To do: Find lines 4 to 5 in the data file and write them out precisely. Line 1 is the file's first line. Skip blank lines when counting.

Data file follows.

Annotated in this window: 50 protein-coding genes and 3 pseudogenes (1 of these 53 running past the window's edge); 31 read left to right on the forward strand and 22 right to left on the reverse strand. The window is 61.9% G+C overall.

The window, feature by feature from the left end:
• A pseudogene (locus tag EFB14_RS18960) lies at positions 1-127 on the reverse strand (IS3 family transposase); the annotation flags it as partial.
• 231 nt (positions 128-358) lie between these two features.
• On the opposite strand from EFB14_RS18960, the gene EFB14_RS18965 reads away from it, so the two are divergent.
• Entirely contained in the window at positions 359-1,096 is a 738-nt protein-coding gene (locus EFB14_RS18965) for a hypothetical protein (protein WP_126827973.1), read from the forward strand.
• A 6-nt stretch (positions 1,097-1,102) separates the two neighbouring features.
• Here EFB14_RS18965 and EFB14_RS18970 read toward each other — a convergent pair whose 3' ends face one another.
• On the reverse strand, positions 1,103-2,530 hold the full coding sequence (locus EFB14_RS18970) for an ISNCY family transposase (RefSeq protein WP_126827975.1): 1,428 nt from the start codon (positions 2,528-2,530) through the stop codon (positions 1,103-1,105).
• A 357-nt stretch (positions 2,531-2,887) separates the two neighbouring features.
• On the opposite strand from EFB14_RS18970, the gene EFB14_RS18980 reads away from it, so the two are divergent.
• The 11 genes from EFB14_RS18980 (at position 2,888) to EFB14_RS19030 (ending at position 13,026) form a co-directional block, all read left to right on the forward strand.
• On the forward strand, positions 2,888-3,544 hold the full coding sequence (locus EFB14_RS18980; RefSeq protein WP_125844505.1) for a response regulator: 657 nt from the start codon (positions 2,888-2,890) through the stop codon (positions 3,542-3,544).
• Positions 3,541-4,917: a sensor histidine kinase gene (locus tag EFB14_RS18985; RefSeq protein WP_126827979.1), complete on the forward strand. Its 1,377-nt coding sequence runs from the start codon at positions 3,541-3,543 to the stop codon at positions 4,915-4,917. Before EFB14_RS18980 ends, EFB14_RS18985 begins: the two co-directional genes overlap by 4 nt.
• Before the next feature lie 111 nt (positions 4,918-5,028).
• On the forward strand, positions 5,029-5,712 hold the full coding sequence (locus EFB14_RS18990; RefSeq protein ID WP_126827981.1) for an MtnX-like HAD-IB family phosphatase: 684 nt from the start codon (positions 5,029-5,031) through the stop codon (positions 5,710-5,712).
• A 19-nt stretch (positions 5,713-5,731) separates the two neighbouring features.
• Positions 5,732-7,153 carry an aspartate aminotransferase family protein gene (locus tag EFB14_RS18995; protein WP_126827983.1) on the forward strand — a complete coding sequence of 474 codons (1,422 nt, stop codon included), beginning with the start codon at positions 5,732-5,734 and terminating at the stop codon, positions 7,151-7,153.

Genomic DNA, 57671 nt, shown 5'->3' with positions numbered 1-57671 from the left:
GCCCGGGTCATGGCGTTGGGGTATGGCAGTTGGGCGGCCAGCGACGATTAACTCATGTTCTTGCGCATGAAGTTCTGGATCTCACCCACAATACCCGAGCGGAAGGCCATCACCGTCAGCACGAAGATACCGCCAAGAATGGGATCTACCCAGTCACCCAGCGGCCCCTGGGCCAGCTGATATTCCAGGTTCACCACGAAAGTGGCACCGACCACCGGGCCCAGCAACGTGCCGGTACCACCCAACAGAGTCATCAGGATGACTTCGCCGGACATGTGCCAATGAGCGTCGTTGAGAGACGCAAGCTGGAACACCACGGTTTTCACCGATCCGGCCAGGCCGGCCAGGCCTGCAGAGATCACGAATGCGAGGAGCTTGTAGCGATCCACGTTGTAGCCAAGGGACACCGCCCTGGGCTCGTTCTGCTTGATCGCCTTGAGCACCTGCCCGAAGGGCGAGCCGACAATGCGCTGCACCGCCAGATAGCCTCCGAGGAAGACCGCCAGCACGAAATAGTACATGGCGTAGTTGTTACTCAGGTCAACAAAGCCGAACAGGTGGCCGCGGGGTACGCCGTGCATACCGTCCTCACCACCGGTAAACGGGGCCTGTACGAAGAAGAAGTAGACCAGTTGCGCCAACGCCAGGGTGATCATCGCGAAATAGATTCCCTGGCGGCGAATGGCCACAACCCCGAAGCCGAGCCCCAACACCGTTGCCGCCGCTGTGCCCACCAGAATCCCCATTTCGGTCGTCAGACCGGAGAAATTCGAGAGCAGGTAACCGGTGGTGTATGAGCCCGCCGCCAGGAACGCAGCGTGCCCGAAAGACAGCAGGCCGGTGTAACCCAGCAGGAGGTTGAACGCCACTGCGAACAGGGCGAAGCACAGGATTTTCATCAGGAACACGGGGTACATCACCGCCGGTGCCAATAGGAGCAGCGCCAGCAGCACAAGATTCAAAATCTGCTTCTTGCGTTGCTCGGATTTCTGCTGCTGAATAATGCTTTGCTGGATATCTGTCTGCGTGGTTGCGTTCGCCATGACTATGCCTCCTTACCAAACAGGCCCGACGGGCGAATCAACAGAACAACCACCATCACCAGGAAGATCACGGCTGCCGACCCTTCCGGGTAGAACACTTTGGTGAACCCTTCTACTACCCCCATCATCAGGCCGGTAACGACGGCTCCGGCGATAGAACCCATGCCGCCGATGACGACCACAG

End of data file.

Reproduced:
• 231 nt (positions 128-358) lie between these two features.
• On the opposite strand from EFB14_RS18960, the gene EFB14_RS18965 reads away from it, so the two are divergent.